Few things are more devastating to families than the prospect of foreclosure. You own your home and you love it — it serves you well. Yet, due to unfortunate circumstances, foreclosure may seem imminent. If you are facing foreclosure, the actions you take now will affect your life for years to come financially, professionally, and more; so it’s important to weigh your options and avoid making some of the most common mistakes. Depending on your situation, we may be able to provide more options for you to keep your house and stop foreclosure in Texas, so contact us by clicking here today to get ahead of the situation!
For local TX families facing foreclosure, the stress can be almost unbearable. Worse yet, the foreclosure process can take months or even years, stretching out the pain for longer than anyone wants.
Fortunately, you have options available to you to avoid a foreclosure in TX — perhaps more options than you realize. There are many strategies that help stop foreclosure in Texas; these are legitimate, legal foreclosure avoidance strategies you can implement to help you stop your foreclosure issue so you can get on with your life.
In this blog post, you’ll read about 3 common ways that you can stop foreclosure (there are other ways to avoid foreclosure as well). The goal of these strategies is to help you legally and ethically avoid foreclosure and reducing the pain and frustration that you’re facing, while minimizing any long-term financial commitment or burden to you. Not all of these strategies will apply in every situation but you’ll probably be able to find at least one of the three ways that will work for you.
Strategy #1: Work out a deal with your lender
The first strategy is called a “foreclosure workout”. In a foreclosure workout, you’ll sit down with your lender and tell them that you don’t think you can pay your current mortgage obligation but you’d like to figure something out so you can stay in your house and continue to pay your mortgage.
Contrary to popular belief, lenders don’t want to foreclose! They want happy customers who pay their mortgages, so lenders are often willing to work with homeowners to figure out a deal. This might include a temporary reprieve on your mortgage payments, or it might include a catch-up strategy where your outstanding mortgage payments are spread out so you can catch-up and pay them off, or it might include a restructuring of the outstanding amounts that you owe.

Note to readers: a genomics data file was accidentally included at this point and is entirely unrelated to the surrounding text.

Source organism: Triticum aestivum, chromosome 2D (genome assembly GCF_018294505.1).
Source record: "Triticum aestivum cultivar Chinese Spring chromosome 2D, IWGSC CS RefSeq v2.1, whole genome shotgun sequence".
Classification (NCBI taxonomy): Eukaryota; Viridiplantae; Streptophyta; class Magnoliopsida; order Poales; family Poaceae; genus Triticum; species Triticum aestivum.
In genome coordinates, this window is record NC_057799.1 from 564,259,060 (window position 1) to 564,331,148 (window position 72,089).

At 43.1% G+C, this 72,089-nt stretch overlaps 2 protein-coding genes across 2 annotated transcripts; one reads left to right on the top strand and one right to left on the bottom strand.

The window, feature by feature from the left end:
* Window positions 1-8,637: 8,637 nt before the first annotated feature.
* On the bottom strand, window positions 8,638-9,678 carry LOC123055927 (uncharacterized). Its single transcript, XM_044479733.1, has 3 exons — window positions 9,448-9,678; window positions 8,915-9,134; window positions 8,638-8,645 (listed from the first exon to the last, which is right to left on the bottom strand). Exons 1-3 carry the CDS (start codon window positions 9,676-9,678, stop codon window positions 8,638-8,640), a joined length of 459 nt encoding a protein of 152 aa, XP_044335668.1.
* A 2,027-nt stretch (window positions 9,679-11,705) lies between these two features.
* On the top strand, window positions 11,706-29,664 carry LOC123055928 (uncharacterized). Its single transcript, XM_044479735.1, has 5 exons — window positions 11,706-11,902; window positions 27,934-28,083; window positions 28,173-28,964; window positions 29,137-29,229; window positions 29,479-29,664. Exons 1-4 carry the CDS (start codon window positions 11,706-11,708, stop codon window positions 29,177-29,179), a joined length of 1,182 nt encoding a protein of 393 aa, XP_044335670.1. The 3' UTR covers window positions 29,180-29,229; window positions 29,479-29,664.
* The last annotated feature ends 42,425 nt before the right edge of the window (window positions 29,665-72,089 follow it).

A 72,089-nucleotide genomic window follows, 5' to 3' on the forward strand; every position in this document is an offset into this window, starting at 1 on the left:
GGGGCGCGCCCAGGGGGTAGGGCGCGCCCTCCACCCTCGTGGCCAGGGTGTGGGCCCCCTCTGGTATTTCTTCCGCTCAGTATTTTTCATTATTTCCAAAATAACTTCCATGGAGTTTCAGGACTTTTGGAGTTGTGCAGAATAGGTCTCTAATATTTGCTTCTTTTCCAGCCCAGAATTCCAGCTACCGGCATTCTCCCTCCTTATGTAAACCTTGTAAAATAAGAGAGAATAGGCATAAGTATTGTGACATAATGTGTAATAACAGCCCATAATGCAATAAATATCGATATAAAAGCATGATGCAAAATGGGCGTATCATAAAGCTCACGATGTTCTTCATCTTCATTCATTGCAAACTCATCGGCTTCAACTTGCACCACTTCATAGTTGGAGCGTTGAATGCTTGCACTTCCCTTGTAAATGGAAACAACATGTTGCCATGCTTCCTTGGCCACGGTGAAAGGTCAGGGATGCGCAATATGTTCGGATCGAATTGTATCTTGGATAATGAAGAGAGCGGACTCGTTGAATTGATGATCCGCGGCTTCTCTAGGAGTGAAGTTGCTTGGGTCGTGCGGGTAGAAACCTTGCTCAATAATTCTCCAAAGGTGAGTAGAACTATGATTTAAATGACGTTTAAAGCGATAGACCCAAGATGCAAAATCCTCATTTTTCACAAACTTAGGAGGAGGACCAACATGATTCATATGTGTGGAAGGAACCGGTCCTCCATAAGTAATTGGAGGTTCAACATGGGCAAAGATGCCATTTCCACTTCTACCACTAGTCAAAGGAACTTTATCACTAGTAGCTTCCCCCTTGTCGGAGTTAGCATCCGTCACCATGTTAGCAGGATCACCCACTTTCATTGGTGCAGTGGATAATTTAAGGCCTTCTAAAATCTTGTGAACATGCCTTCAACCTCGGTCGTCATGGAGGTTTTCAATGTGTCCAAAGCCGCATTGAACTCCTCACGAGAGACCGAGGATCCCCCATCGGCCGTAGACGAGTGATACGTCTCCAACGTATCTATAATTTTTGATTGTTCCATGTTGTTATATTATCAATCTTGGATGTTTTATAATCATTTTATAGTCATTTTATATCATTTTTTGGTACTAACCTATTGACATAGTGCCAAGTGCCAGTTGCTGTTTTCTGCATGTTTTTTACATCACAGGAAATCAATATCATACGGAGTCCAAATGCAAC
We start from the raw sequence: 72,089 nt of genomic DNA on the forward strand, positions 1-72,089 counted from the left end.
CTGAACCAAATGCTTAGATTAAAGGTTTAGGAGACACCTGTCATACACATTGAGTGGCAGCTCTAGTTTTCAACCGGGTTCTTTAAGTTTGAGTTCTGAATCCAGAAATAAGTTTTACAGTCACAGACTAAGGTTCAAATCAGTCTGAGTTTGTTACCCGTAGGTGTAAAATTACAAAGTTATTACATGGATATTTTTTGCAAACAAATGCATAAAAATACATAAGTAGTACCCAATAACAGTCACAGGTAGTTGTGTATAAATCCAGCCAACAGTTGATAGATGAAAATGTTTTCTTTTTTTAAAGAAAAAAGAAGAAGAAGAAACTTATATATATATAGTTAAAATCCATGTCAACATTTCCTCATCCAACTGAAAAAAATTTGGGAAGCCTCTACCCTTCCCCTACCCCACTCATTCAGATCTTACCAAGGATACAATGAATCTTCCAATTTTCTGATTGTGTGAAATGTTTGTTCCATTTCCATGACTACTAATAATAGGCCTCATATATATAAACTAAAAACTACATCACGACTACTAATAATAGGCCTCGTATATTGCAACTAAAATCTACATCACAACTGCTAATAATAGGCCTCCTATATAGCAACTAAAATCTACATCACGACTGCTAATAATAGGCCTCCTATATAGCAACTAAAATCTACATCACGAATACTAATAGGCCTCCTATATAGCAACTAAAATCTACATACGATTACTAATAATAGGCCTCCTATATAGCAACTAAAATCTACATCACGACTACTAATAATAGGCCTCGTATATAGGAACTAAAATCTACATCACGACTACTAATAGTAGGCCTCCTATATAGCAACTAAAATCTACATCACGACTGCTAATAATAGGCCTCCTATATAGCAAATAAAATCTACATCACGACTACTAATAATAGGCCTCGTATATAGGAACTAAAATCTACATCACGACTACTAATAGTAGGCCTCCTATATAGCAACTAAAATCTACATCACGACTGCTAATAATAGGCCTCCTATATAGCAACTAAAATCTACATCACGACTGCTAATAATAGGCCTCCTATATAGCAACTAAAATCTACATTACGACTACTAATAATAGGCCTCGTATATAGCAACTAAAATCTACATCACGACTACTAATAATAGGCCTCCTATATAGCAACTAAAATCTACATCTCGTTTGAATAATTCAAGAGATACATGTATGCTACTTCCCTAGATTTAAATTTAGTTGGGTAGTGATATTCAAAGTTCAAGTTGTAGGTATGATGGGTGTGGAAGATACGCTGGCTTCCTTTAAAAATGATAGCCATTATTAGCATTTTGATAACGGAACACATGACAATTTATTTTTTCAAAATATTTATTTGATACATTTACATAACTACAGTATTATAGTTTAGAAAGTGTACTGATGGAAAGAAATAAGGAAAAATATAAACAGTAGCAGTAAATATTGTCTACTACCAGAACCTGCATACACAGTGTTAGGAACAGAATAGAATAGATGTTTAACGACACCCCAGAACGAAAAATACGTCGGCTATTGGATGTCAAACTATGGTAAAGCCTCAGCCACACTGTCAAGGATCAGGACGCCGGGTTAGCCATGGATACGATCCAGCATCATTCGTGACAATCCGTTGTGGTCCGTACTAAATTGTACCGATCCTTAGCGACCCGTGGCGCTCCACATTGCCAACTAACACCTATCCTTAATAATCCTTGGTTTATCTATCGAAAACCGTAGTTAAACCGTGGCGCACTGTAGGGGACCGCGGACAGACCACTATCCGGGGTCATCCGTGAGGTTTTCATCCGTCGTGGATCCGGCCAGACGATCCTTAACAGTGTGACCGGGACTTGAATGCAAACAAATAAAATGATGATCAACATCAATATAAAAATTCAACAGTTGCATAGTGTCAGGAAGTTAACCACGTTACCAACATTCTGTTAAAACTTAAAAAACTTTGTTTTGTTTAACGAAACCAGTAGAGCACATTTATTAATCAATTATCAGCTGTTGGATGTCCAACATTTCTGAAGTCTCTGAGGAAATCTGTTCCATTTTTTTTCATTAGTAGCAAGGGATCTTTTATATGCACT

Strategy #2. Bankruptcy
Filing for bankruptcy may seem like an extreme measure but it is one of the “tools” in your foreclosure avoidance toolbelt. When you file for bankruptcy, you indicate to all of your creditors that you are no longer able to pay your bills. Filing for bankruptcy will put a stop to the foreclosure process because all creditors must stop the collection process.
Filing for bankruptcy, though, is a little extreme: it may require you to sell off some of your assets in order to pay off your creditors. And, a bankruptcy will remain on your credit score for many years, which could impact everything from getting a loan to getting a car… even getting a job. So this shouldn’t be your first line of defense!
Strategy #3. Short sale help for a foreclosure in Texas
A short sale is the third strategy — this is where you sell your home and put the proceeds of the sale toward the amount owing on your mortgage loan. A short sale is a preferred method for people facing foreclosure because it is proactive, fast, and very effective.
- It’s proactive, which means that you take matters into your own hands (that’s a major stress eliminator because so much of the stress of foreclosure comes from the process being completely out of your control).
- It’s fast — in some cases, you can sell your home in as little as a week! That’s also because it’s local: You can get help for foreclosure in Texas since organizations like We Purchase Texas Homes help people going through short sales.
- It’s very effective because a short sale can completely wipe out (or almost wipe out) the amount owing on your mortgage. If there is any amount left over that is not covered by the sale of the property, you’ll be responsible for it (although you can sometimes work out a deal with your lender).
With a short sale, you still end up with the reality of having to leave your home but there is a bright side: The impact to your credit is much less (compared to a bankruptcy or a foreclosure) so this is a smart long-term play to give yourself some options.